If the Lib Dems want to succeed then they’ll try and get through this teenage phase as quickly as possible. The Lib Dem core vote as not defected. It is either in hibernation or it is still there. People who vote LD because they agree with what they say will not defect easily to other parties as only the Green’s are a natural home and they won’t put up candidates across the land. The vote the Lib Dems have lost are from those who saw the party as a protest against the other two main parties. These people will now vote for the other protest parties as well as many who are simply ‘Anti Tory’ who will now vote for Labour but those people in Lib Dem/Tory seats are still reachable for tactical voting purposes.

Things might be bleak folks but the sun certainly hasn’t set on the party yet. The Lib Dems are evolving and this spell in government should harden many Lib Dems resolve that they can actually do good things and aren’t just a party full of idealists. If it can harden our resolve it can also seep into the minds of the electorate that whilst the Lib Dems are not as awesome as they thought when they thought they were simply an ‘Anti-Tory’ party in their minds – they might actually be a grown up party who can get on with the job and aren’t just playing politics.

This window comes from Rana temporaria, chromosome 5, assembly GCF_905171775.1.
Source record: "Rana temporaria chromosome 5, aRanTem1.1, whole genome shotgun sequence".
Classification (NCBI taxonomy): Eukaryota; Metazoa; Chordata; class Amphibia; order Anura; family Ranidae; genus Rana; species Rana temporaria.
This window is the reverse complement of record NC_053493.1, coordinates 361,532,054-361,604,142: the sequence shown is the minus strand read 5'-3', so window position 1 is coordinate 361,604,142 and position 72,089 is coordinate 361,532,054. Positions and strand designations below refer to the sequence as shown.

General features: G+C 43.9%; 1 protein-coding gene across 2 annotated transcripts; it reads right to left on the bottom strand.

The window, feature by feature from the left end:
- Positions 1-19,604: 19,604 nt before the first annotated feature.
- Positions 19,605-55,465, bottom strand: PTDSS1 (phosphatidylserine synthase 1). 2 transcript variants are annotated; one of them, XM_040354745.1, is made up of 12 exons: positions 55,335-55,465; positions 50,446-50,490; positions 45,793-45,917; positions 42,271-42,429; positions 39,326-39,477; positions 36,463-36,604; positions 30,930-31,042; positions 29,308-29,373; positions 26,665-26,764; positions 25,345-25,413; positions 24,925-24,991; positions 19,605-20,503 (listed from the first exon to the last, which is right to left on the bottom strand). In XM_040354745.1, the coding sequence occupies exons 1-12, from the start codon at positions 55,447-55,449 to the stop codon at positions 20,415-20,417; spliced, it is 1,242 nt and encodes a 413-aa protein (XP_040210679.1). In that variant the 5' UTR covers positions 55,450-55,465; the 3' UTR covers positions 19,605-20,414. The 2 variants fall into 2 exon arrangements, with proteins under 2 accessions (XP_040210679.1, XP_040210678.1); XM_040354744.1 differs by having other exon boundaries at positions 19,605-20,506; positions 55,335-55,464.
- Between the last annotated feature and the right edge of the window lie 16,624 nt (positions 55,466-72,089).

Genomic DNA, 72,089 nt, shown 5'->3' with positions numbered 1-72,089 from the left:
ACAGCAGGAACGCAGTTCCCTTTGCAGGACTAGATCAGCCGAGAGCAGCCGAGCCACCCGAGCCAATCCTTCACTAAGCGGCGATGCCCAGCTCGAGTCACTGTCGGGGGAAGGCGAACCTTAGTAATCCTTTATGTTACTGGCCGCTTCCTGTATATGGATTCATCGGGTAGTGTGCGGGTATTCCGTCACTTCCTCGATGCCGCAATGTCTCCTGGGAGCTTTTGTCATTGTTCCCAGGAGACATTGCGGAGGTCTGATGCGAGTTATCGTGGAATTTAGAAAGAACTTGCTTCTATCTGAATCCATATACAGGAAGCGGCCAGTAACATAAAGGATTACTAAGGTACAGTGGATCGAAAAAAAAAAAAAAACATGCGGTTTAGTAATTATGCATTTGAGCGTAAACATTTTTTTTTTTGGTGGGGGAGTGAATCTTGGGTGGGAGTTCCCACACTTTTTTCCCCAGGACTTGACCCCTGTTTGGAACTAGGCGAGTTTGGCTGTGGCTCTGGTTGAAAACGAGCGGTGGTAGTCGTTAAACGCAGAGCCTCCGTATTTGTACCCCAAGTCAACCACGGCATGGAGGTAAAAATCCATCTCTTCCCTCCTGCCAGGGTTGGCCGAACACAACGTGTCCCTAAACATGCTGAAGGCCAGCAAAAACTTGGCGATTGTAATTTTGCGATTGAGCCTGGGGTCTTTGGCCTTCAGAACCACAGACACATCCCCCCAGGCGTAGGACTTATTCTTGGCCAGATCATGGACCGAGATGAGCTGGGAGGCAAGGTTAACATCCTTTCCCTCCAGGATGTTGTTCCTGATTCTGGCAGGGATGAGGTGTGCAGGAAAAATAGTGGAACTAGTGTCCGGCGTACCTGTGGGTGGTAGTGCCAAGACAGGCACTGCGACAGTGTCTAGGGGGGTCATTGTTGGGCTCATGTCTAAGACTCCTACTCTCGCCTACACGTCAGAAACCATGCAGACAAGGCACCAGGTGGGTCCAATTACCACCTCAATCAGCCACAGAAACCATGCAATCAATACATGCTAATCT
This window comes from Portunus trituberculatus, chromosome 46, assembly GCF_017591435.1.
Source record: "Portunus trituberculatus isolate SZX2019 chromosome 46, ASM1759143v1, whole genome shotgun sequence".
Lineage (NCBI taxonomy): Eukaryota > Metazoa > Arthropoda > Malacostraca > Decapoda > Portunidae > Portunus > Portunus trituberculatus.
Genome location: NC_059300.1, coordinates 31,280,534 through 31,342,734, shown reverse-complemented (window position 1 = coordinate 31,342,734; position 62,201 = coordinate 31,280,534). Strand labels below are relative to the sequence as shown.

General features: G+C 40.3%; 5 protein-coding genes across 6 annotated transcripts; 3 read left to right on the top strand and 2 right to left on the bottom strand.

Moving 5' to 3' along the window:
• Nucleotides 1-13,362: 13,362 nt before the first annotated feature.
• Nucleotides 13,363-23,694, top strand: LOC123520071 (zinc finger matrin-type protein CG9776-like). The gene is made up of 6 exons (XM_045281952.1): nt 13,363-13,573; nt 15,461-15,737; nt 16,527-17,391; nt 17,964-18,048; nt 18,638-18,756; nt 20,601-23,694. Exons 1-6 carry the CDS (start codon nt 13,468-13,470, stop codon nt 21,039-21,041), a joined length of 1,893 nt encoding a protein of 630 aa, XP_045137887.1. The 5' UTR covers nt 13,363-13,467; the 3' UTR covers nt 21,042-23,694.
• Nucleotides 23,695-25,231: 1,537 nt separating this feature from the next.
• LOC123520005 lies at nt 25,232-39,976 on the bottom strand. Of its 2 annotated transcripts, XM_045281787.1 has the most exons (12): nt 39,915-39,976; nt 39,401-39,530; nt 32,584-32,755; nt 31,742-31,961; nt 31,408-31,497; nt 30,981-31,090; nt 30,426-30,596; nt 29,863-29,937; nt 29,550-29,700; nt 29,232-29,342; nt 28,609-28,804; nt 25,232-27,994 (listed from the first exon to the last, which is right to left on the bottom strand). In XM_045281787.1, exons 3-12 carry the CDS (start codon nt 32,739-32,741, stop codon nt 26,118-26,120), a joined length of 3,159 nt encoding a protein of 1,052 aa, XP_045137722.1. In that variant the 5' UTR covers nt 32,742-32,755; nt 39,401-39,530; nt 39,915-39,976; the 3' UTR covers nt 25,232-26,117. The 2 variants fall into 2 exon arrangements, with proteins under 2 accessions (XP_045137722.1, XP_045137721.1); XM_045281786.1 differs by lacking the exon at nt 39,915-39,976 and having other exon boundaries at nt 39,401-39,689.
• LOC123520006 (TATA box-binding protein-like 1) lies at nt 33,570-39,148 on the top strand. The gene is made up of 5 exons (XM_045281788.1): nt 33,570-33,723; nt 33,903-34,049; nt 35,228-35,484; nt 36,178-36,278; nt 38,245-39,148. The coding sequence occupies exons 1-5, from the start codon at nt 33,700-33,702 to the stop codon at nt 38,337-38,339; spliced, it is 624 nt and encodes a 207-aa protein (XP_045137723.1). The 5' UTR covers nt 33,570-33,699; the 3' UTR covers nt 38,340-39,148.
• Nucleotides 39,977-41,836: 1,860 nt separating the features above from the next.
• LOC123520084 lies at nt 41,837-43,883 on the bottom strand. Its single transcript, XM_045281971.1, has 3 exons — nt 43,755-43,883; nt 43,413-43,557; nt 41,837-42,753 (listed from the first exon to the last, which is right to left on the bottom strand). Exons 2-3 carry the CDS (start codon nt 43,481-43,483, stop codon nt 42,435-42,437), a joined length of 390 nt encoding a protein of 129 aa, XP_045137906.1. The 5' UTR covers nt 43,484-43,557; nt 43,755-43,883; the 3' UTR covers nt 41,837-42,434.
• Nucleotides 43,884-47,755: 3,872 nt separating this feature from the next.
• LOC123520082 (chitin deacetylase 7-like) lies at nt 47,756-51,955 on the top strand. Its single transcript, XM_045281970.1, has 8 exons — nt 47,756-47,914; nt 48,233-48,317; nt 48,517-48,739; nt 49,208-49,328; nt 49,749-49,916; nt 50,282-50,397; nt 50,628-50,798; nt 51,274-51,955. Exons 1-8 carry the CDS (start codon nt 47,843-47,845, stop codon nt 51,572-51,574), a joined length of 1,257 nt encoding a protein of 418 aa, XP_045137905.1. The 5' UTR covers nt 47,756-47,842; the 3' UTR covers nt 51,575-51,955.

This is the one thing that has always stood out to me as a Lib Dem voter – and subsequent member – that the Lib Dems politicise far less than the other two parties. Personally I’d prefer someone who is willing to get on with things for the greater good and not just blame the other party constantly. The Lib Dems might not be perfect on this (far from in fact) but they are better than both the Tories and Labour and if I can notice and appreciate that I’m pretty sure millions of people out there can as well – and they are the people who are still reachable from a Lib Dem viewpoint.